# Investment under Uncertainty

Avinash K. Dixit
Robert S. Pindyck
Pages: 476
https://www.jstor.org/stable/j.ctt7sncv

1. Front Matter
(pp. i-vi)
(pp. vii-x)
3. Preface
(pp. xi-xiv)
Avinash K. Dixit and Robert S. Pindyck
4. Part I. Introduction
• Chapter 1 A New View of Investment
(pp. 3-25)

Economics defines investment as the act of incurring an immediate cost in the expectation of future rewards. Firms that construct plants and install equipment, merchants who lay in a stock of goods for sale, and persons who spend time on vocational education are all investors in this sense. Somewhat less obviously, a firm that shuts down a loss-making plant is also “investing”: the payments it must make to extract itself from contractual commitments, including severance payments to labor, are the initial expenditure, and the prospective reward is the reduction in future losses.

Viewed from this perspective, investment decisions are ubiquitous....

• Chapter 2 Developing the Concepts Through Simple Examples
(pp. 26-56)

Firms make, implement, and sometimes revise their investment decisions continuously through time. Hence much of this book is devoted to the analysis of investment decisions as continuous-time problems. However, it is best to begin with some simple examples, involving a minimal amount of mathematics, in which investment decisions are made at two or three discrete points in time. In this way, we can convey at the outset an intuitive understanding of the basic concepts. In particular, we want to show how the irreversibility of an investment expenditure affects the decision to invest, and how it requires modification of the standard...

5. Part II. Mathematical Background
• Chapter 3 Stochastic Processes and Ito’s Lemma
(pp. 59-92)

This chapter and the next provide the mathematical tools—stochastic calculus, dynamic programming, and contingent claims analysis—that will be used throughout the rest of this book. With these tools, we can study investment decisions using a continuous-time approach, which is both intuitively appealing and quite powerful. In addition, the concepts and techniques that we introduce here are becoming widely used in a number of areas of economics and finance, and so are worth learning even apart from their application to investment problems.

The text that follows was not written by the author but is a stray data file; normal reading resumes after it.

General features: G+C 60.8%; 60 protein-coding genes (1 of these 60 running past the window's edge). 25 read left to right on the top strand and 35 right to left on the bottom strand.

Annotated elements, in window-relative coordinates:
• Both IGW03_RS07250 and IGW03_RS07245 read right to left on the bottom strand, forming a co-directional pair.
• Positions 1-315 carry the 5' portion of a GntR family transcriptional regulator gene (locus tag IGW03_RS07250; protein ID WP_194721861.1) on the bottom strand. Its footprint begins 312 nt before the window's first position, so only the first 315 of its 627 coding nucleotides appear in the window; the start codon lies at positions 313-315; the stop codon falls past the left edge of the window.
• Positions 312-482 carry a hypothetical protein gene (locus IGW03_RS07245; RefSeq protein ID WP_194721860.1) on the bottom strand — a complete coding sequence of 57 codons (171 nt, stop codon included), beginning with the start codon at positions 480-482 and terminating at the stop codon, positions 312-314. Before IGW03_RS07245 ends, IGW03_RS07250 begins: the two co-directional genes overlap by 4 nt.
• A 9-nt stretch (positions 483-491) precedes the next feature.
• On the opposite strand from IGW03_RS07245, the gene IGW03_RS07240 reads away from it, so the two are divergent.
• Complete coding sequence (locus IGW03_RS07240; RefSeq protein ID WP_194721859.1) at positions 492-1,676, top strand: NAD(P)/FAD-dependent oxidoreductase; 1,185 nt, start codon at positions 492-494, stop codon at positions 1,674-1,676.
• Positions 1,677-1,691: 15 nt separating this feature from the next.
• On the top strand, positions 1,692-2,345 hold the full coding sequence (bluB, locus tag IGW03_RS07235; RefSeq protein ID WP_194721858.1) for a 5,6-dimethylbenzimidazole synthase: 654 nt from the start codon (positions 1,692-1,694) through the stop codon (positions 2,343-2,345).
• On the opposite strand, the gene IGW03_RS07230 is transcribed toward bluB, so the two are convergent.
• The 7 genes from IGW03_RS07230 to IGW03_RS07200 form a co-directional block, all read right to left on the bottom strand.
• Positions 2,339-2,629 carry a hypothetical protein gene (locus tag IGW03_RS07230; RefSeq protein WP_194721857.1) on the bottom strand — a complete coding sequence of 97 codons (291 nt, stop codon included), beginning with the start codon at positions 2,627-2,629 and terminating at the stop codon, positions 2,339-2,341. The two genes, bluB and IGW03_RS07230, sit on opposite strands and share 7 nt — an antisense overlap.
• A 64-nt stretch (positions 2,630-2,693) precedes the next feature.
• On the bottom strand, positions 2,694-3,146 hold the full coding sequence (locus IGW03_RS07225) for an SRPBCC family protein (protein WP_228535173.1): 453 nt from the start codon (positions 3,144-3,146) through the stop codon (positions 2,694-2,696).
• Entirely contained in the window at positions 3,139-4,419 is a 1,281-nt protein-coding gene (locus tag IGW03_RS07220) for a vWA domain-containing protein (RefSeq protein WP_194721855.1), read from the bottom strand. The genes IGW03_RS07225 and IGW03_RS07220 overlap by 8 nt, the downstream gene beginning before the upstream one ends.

This chapter begins with a discussion of stochastic processes. We will begin with simple discrete-time processes, and...

• Chapter 4 Dynamic Optimization under Uncertainty
(pp. 93-132)

Time plays a particularly important role for investment decisions. The payoffs to a firm’s investment made today accrue as a stream over the future, and are affected by uncertainty as well as by other decisions that the firm or its rivals will make later. The firm must look ahead to all these developments when making its current decision. As we emphasized in Chapter 2, one aspect of this future is an opportunity to make the same decision later; therefore the option of postponement should be included in today's menu of choices. The mathematical techniques we employ to model investment decisions...

6. Part III. A Firm’s Decisions
• Chapter 5 Investment Opportunities and Investment Timing
(pp. 135-174)

With the mathematical preliminaries behind us, we can now turn to the analysis of investment decisions under uncertainty. In this chapter and throughout this book, our main concern will be with investment expenditures that have two very important characteristics. First, the expenditures are at least partly irreversible; in other words,sunk coststhat cannot be recovered. Second, these investments can be delayed, so that the firm has the opportunity to wait for new information to arrive about prices, costs, and other market conditions before it commits resources.

As the simple examples in Chapter 2 suggested, the ability to delay an...

• Chapter 6 The Value of a Project and the Decision to Invest
(pp. 175-212)

The basic model of irreversible investment in Chapter 5 demonstrated a close analogy between a firm’s option to invest and a financial call option. In the case of a call option, the price of the stock underlying the option is assumed to follow an exogenously specified stochastic process, usually a geometric Brownian motion. In our model of real investment, the corresponding state variable was the value of the project,V, for which we stipulated an exogenous stochastic process.